How long after a car accident can I sue the person who hit my car? 39 Answers as of June 18, 2013I was at a stop sign and a lady hit me from behind. My daughter and I went to the ER after the accident, I was treated and prescribed medication for my back. I was told I would feel the effects later. Now, I have been off from work because of my scavia nerve in my back and I would probably be terminated.
Lapin Law Offices | Jeffrey Lapin
You can sue the at-fault person at any time after your car accident as long as the statute of limitations has not expired. If the statute of limitations does expire you, assuming the other side raises it as a defense, which almost always occurs, you will be prevented from collecting any money for your accident. Generally, for accidents involving private citizens only (no government or political subdivision, such as a public school, or their employees involved) the statute of limitations is four (4) years from the date of the accident. For claims involved a government, political subdivision or one of their employees, the statute of limitations is shorter and there are other time requirements as well. In addition, there could be other things that shorten the statute of limitations, such as the death of the at-fault person. In many cases, you would want to try to settle before filing a lawsuit. I would suggest talked to a personal injury attorney about your case. Most accident attorneys offer a free consultation so it will not cost you anything to learn more about your rights and the statute of limitations.
Answer Applies to: Nebraska
Blaske & Blaske, P.L.C. | John F. Turck IV
You have three years to bring what is commonly referred to as a third-party lawsuit against the driver who hit you. Note, however, that you also have the right to bring a first-party (sometimes called "personal injury protection", or "PIP, or "No-Fault") claim against your auto carrier for No-Fault benefits, i.e. medical bills, replacement services, lost wages/salary. A one-year statute of limitations applies to those claims, so you should be sure to consult with an attorney about both potential claims.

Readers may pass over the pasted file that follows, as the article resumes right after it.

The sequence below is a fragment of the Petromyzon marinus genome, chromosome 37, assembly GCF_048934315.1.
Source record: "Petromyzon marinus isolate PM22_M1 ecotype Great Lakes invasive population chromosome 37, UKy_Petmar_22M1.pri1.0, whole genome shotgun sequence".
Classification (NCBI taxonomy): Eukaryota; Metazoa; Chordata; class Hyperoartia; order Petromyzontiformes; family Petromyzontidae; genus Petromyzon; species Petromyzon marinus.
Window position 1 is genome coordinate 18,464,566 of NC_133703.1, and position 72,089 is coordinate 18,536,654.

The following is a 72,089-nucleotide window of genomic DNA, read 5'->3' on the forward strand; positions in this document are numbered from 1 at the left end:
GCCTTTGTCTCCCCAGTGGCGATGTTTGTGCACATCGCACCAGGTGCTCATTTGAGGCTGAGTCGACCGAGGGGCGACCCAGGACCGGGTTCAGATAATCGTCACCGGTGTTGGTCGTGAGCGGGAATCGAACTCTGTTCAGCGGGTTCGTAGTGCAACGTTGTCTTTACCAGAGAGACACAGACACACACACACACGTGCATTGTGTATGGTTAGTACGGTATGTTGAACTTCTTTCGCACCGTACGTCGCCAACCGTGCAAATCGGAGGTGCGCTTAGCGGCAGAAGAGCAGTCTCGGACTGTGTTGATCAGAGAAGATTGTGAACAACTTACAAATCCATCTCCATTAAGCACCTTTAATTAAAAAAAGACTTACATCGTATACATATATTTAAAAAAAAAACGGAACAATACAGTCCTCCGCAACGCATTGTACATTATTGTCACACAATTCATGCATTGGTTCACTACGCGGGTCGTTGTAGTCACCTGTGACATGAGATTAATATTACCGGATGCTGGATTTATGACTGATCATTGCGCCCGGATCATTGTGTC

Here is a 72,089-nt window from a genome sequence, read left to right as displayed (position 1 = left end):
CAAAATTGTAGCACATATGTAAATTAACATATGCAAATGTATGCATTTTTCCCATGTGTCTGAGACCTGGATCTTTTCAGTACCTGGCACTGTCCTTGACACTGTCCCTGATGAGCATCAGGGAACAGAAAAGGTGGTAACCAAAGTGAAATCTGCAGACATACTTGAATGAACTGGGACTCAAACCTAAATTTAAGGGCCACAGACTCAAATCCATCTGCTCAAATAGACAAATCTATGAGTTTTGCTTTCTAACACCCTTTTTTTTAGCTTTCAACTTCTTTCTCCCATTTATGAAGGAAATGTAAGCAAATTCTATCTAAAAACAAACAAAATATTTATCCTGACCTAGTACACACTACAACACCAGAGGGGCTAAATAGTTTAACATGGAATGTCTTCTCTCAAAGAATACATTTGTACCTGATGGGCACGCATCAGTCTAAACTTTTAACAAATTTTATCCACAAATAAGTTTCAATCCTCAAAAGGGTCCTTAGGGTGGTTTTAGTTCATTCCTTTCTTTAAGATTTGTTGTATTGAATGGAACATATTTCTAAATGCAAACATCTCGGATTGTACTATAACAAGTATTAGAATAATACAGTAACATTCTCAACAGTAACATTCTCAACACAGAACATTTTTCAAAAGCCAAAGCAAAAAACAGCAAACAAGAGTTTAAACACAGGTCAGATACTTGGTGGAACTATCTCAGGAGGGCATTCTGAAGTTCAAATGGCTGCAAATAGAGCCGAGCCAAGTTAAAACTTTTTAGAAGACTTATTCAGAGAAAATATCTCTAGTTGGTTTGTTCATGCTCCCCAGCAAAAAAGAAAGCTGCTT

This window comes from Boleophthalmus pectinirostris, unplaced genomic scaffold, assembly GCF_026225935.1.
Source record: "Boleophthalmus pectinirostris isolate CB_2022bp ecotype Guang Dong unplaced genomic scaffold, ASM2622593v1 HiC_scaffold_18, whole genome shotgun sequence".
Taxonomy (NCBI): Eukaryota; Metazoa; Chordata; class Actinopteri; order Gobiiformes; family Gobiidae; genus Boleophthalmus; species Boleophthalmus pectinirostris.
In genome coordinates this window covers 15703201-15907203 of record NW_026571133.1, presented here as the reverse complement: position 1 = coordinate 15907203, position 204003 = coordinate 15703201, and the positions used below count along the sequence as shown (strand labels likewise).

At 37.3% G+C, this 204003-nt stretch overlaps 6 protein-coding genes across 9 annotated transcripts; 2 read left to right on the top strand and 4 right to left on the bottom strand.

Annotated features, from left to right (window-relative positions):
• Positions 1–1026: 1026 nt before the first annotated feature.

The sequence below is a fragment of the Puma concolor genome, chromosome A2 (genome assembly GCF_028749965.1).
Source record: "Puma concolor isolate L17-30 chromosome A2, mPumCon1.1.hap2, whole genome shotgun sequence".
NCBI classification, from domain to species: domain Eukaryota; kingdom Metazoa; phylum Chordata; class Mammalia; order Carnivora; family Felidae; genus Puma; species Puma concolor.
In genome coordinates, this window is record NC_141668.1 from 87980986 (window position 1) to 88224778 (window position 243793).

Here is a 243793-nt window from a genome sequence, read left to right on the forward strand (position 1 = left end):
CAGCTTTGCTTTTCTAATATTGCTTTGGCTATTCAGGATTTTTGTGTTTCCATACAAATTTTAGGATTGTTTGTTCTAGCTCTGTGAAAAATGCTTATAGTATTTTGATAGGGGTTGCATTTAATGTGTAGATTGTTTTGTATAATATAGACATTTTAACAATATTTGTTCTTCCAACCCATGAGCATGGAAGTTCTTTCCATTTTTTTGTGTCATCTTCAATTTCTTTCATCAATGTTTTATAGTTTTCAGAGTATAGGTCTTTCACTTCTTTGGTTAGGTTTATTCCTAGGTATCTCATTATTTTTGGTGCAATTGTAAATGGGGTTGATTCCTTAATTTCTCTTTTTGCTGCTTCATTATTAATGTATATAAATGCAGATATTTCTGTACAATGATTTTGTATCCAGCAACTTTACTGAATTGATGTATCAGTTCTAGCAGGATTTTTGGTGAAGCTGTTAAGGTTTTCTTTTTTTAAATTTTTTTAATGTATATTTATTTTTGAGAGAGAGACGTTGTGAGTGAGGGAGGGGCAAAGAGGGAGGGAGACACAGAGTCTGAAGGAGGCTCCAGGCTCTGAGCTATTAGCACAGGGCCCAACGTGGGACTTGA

Answer Applies to: Michigan
Law Offices of Mark West | Mark West
The statute of limitations on most personal injury claims is 2 years. This would include car accidents. (So long as there was no government entity involved, i.e. a gov't employee driving a gov't vehicle which caused the accident) You should contact an attorney if you are getting close to the statute so as to protect it from lapsing.
Answer Applies to: California
Timiney Law Firm | Leigh Anne Timiney
It depends upon the state you are in. All states have a statute of limitations, which is a period of time in which a person has to bring a personal injury claim. In most states this is two years. Not knowing when or where your accident happened, it is difficult to give you a full answer. You have the ability to establish a personal injury claim with the at fault driver's insurance company and seek compensation for your medical bills, lost wages and pain and suffering through their insurance. I would suggest you contact a personal injury attorney in your area and seek a consultation. He or she will be able to hear all of the facts of your case and help you make a fully informed opinion as to what your legal options are. Good luck to you.
Answer Applies to: Arizona
Frank Law Group, P.C. | Brett E. Rosenthal
You have two years post accident to file suit, however, in advance of filing suit once you have completed your medical treatment get copies of your records and bills and submit a settlement demand to the carrier for the at fault party. If you have questions, contact me at the number below.
Answer Applies to: California
Fairlie & Lippy, P.C. | Christopher A. Bradley, Esq.
The statute of limitations for personal injury claims is two years in Pennsylvania. That means you need to file a claim with the appropriate court within two years of the date of the accident or you will lose any right to file a claim. You should consult with an experienced personal injury lawyer to discuss your rights.
Answer Applies to: Pennsylvania